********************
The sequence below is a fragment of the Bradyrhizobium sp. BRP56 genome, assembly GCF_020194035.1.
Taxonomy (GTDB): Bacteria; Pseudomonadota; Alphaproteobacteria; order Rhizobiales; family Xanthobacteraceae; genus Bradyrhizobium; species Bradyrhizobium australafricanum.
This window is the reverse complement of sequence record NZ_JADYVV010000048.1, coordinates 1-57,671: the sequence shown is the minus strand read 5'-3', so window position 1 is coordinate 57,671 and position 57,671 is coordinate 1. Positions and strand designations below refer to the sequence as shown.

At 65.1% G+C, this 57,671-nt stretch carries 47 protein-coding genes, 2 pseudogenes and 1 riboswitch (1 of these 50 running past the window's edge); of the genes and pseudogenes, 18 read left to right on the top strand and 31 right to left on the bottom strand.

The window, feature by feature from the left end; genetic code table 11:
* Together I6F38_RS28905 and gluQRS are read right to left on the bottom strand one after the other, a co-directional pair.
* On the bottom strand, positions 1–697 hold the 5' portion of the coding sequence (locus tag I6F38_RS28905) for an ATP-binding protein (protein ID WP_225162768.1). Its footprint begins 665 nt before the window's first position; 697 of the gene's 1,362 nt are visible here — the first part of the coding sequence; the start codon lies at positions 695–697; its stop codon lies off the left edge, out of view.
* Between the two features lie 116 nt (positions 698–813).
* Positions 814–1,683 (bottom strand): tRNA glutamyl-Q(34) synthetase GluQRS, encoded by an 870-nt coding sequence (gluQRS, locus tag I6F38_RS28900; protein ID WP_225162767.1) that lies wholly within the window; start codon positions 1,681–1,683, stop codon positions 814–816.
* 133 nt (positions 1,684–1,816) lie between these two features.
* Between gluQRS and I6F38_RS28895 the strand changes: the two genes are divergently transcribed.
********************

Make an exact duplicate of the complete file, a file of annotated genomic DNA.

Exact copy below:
The sequence below is a fragment of the Bradyrhizobium sp. BRP56 genome, assembly GCF_020194035.1.
Taxonomy (GTDB): Bacteria; Pseudomonadota; Alphaproteobacteria; order Rhizobiales; family Xanthobacteraceae; genus Bradyrhizobium; species Bradyrhizobium australafricanum.
This window is the reverse complement of sequence record NZ_JADYVV010000048.1, coordinates 1-57,671: the sequence shown is the minus strand read 5'-3', so window position 1 is coordinate 57,671 and position 57,671 is coordinate 1. Positions and strand designations below refer to the sequence as shown.

At 65.1% G+C, this 57,671-nt stretch carries 47 protein-coding genes, 2 pseudogenes and 1 riboswitch (1 of these 50 running past the window's edge); of the genes and pseudogenes, 18 read left to right on the top strand and 31 right to left on the bottom strand.

The window, feature by feature from the left end; genetic code table 11:
* Together I6F38_RS28905 and gluQRS are read right to left on the bottom strand one after the other, a co-directional pair.
* On the bottom strand, positions 1–697 hold the 5' portion of the coding sequence (locus tag I6F38_RS28905) for an ATP-binding protein (protein ID WP_225162768.1). Its footprint begins 665 nt before the window's first position; 697 of the gene's 1,362 nt are visible here — the first part of the coding sequence; the start codon lies at positions 695–697; its stop codon lies off the left edge, out of view.
* Between the two features lie 116 nt (positions 698–813).
* Positions 814–1,683 (bottom strand): tRNA glutamyl-Q(34) synthetase GluQRS, encoded by an 870-nt coding sequence (gluQRS, locus tag I6F38_RS28900; protein ID WP_225162767.1) that lies wholly within the window; start codon positions 1,681–1,683, stop codon positions 814–816.
* 133 nt (positions 1,684–1,816) lie between these two features.
* Between gluQRS and I6F38_RS28895 the strand changes: the two genes are divergently transcribed.